There's a heaviness that comes with working in the medical field that only others in the medical field can really identify with. It's as if this sacred space - the convergence of life and death - can hardly be discussed outside hospital walls with well-meaning family and friends because it's just too much to grasp. And recounting a day in my life as a nurse probably makes my job seem thoroughly depressing, which it's not. It's peppered with plenty of hilarious moments, often involving bodily fluids. (They're usually just funny after the fact.)

Transitioning from the hospital back into my real life can be tricky. I often fall into bed past midnight and wake up just after 7am to toddlers asking for blueberry waffles. Images from the night before haven't left me, and I'm shocked awake a few hours later to the stunning joy of my life with my family. I remember during clinical in nursing school, I would walk out of the trauma unit and cross the street toward my car, passing a playground full of giggling children and smiling teachers. Did they have no idea that just across the street, someone was being pronounced brain dead? That another was just receiving news that his son had died? I found it hard - and still do - to break back into "normal" life, chatting about potty training and meal planning on the playground with other moms after what I've witnessed the night before.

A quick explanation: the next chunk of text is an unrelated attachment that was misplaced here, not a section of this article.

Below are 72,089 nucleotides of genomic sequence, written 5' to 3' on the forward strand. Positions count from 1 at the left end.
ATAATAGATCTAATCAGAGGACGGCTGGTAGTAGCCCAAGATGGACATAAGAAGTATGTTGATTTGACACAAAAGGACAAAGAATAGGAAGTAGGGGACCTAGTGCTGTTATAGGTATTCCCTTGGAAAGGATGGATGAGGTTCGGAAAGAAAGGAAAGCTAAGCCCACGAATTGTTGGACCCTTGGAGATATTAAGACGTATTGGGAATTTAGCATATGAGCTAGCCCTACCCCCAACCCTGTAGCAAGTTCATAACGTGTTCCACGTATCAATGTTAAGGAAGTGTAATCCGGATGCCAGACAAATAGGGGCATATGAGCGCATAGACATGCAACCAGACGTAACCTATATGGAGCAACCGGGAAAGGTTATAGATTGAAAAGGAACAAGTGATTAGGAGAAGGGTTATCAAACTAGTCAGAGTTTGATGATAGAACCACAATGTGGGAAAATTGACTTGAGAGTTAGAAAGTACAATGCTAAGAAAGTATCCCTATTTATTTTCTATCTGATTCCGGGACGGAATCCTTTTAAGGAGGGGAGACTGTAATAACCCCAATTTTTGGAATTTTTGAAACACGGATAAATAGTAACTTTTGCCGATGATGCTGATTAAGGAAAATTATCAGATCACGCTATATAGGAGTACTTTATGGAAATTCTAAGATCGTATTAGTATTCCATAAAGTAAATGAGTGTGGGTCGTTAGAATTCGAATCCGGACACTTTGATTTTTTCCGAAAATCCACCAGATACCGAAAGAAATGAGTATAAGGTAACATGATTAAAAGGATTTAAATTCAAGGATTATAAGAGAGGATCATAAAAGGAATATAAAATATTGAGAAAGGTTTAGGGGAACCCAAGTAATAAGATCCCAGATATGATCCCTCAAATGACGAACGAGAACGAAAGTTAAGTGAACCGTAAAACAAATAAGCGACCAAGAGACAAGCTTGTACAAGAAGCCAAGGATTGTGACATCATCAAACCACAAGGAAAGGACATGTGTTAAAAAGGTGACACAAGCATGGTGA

There are days I wish my feet didn't have to carry me rooms so devoid of hope. Then there are other days I know for certain the Lord has led me there with great purpose. People lying on their death beds usually have big questions, and some have looked me square in the eye and asked, "There's something different about you - what is it?" It's there I can look right back at them and say, "The difference is Jesus Christ. He is everything to me: my joy, my peace, my hope for salvation in this very dark world." I never quite know how those tiny seeds will grow, or if they've fallen on rocky soil. But I'm reassured in that moment that God is so near, I am so unworthy of him, and he has called me to this very moment.

If you're thinking about becoming a nurse and this all sounds unimaginably heavy, let me encourage you. It's a lot like I've found motherhood to be: hard, but extraordinarily rewarding. When you see a patient recover from an illness that should have cost her life, you rejoice. When your coworkers rally around you on an especially hard day, there's nothing like it. It's a ministry like few others in being so hands-on and practical. Each day I throw the stethoscope around my neck and walk off the elevator, I have no idea the challenges and the joys ahead. What I do know is that Christ goes behind me, before me, and is with me even in the darkest places.

Snow day

Saturday, January 7, 2017

The weathermen in Raleigh had predicted 5 to 7 inches of snow (and my poor co-workers even spent the night in empty patients' rooms because it was going to be so bad out there), but we ended up with a measly half-inch. Still, we've had the sweetest family day with these two. The guys went out and did the manly work of chopping firewood while the girls stayed in and cooked soup. I'll take a few more days like these, please.